Childish Nonsense

Exploring Children's Literature

Not Really Nonsense

on July 27, 2012

I’ve been having trouble deciding on a topic to keep the blog going. Part of the problem is I’m still decompressing from the conference – almost two weeks ago now. So, might as well continue my commentary on that.

I was reminded time and again what makes good children’s literature. Much of what I heard was about nonfiction, but most of the tenets also apply to fiction.

Award-winning nonfiction author Sally M. Walker brought up these points:

  1. The most important thing is to relate to the reader. Think about what kids find interesting. It also helps if the writer is passionate about the subject and the aspect about which she is writing.
  2. Read with the ear, not with the eye. Read your work aloud.
  3. Use strong verbs. How many times have we all heard this? But hear this advice, internalize it, use it, and love it.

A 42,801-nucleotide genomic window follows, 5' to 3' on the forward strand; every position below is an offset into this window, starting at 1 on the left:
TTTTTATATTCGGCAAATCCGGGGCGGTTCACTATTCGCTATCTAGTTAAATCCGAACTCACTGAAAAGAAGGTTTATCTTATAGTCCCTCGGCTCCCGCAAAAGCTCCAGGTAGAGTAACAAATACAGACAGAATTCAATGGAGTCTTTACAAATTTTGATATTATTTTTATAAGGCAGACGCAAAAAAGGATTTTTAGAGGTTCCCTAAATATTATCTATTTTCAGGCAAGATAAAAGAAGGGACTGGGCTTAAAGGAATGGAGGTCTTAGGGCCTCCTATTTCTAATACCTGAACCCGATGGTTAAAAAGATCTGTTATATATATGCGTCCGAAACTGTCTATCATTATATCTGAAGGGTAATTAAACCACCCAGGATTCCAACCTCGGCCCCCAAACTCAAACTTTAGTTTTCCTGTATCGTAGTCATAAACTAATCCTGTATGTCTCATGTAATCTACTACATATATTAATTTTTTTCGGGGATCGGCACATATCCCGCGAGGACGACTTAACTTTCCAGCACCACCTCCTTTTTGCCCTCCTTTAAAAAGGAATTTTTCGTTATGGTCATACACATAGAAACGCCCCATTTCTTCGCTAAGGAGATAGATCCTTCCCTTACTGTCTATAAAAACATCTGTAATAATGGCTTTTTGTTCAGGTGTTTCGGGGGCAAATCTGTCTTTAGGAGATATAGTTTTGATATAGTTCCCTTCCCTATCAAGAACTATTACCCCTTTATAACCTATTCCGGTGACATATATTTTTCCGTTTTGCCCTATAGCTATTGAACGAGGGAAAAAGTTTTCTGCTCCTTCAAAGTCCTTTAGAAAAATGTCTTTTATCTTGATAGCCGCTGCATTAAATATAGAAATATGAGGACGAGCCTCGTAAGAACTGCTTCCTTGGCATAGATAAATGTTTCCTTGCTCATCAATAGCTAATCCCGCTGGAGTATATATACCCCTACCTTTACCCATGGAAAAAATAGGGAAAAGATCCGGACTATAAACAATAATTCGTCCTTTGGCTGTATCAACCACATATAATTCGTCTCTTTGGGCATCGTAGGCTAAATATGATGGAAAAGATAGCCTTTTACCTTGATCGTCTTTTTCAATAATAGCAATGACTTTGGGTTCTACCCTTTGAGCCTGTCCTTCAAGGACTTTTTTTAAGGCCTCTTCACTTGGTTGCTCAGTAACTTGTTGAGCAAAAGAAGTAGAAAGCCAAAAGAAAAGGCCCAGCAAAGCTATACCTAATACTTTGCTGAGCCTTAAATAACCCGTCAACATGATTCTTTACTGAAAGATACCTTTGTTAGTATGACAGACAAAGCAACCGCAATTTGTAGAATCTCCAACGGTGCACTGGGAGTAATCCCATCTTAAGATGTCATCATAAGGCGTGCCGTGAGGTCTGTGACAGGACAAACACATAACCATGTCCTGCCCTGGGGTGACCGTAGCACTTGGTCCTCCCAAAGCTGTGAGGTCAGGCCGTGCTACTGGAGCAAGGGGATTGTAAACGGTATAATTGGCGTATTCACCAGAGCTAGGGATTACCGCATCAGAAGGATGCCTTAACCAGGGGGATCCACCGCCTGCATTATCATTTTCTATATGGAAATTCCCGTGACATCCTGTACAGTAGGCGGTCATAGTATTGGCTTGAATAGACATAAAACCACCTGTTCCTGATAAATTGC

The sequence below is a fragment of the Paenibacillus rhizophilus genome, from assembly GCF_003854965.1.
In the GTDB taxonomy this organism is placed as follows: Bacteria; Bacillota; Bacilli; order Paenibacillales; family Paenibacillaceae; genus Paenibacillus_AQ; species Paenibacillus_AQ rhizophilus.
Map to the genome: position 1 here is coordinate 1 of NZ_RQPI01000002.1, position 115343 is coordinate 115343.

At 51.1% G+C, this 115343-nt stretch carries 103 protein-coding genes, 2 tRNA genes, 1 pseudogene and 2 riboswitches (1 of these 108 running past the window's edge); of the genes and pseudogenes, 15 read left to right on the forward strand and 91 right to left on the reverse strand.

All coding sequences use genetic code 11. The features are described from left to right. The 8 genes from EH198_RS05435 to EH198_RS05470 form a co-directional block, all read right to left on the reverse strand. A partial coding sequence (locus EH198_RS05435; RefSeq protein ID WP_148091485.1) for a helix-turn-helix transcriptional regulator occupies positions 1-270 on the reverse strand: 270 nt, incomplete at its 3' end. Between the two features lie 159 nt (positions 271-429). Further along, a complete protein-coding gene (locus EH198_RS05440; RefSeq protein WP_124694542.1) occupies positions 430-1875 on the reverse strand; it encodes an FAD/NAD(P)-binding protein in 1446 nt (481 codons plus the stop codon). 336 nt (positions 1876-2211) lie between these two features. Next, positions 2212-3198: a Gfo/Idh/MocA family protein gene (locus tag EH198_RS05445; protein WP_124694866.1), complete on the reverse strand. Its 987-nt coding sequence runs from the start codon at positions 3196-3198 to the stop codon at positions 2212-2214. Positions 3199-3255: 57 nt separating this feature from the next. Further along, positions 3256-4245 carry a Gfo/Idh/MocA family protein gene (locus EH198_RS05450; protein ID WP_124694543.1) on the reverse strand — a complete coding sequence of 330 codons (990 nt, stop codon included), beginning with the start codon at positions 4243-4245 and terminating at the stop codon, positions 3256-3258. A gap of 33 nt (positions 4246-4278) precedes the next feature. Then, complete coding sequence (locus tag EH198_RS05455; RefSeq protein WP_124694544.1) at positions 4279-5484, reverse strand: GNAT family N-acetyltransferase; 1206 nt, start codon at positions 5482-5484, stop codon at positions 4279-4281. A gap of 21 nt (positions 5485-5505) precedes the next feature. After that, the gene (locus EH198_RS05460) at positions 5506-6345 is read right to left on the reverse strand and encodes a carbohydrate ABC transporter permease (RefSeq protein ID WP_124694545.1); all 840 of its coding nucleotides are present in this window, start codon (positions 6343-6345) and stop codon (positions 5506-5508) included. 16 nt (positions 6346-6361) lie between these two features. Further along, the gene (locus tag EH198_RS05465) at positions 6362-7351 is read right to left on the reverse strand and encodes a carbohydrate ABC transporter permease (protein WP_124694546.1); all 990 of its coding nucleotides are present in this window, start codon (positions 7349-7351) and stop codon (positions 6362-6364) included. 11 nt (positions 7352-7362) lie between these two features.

4. Choose your adjectives and adverbs well.
  5. When doing research, follow the trail, wherever it leads.
  6. Look for the lost stories – the unusual forks in that trail.
  7. Try not to mix concepts, especially within one sentence.

Similar thoughts were expressed by Richard Peck, also a multiple award winner.

  1. You are only as good as your opening line. Grab that reader.
  2. Puberty may be the death of childhood, but it is not the birth of reason. This is mostly for young adult fiction, but I think it also means that the craziness continues.  If the writer is truly interested, the reader will be also.
  3. You always have less to lose than you think. Go for it.
  4. You learn the most from the experience you were avoiding. Take a chance.
  5. Observation, not experience. Research, not recollection. To me, this means that your own experiences can only serve as a starting point.

As I continue to decompress and try to work on my own writing, looking back on all these thoughts helps me to move forward.

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